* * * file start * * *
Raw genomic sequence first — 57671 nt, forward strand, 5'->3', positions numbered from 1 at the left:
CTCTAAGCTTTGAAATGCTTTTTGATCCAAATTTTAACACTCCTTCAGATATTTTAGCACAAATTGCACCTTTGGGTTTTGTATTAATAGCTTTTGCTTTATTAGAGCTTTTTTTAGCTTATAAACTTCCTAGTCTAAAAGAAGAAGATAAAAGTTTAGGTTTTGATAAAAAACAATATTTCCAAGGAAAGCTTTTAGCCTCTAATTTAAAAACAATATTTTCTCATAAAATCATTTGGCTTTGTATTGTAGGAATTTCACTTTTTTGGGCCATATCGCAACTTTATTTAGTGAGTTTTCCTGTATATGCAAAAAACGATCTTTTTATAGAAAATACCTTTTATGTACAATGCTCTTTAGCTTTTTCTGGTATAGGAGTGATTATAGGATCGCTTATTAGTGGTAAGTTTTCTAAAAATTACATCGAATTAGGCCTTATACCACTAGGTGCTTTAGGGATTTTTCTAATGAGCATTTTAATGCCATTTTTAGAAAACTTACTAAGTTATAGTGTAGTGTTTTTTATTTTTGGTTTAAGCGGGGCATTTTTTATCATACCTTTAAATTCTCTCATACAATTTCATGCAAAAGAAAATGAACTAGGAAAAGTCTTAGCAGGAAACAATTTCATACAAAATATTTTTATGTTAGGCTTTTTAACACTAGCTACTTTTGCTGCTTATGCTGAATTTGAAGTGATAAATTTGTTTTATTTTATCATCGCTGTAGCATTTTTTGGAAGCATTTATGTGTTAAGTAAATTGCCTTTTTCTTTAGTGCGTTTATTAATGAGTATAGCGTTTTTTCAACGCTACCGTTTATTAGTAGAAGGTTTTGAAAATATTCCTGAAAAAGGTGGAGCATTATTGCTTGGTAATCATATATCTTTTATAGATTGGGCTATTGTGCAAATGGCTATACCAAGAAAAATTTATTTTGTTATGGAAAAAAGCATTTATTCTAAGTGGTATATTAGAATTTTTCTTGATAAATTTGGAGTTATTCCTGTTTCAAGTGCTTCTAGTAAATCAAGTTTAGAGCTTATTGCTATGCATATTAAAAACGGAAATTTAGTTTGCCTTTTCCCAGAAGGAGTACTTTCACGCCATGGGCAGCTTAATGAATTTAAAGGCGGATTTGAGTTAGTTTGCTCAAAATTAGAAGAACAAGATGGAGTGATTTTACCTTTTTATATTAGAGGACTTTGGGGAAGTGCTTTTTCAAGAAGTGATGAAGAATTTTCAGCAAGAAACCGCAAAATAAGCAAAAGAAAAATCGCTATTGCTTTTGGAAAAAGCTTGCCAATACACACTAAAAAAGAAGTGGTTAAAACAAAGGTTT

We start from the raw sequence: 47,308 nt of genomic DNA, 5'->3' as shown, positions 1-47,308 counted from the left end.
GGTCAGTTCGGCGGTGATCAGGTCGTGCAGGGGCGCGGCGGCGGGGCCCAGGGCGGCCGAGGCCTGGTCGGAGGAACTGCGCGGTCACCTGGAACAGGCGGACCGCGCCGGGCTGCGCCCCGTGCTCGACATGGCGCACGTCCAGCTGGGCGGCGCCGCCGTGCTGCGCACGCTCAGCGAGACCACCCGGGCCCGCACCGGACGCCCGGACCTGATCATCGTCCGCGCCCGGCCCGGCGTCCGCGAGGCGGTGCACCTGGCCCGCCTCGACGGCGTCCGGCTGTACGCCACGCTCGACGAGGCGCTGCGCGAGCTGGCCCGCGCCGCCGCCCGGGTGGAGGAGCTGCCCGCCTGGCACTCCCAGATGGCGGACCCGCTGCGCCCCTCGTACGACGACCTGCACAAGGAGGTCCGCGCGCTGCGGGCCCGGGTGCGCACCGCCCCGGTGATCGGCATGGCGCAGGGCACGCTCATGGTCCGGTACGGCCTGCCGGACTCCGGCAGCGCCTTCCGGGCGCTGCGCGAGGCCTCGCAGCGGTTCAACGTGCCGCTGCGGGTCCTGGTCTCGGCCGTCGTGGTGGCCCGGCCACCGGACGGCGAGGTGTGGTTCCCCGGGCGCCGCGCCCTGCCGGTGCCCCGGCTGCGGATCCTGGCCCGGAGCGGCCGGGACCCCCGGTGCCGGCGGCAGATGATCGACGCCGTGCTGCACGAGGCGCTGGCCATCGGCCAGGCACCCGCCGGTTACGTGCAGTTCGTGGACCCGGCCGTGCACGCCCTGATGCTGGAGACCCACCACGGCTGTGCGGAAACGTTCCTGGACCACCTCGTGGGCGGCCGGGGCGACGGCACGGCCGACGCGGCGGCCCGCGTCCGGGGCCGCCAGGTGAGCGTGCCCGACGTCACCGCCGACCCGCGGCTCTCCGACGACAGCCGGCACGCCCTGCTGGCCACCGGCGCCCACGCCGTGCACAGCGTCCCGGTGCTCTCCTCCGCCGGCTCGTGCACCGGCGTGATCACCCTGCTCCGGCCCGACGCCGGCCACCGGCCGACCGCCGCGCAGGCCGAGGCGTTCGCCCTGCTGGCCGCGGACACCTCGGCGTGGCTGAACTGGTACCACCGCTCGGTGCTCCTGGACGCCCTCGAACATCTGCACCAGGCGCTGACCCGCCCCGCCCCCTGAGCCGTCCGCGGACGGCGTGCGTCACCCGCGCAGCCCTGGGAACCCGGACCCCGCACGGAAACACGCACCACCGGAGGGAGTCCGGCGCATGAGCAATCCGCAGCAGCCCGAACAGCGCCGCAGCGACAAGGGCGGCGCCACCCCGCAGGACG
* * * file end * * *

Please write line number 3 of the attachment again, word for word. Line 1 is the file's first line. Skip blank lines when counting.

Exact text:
We start from the raw sequence: 47,308 nt of genomic DNA, 5'->3' as shown, positions 1-47,308 counted from the left end.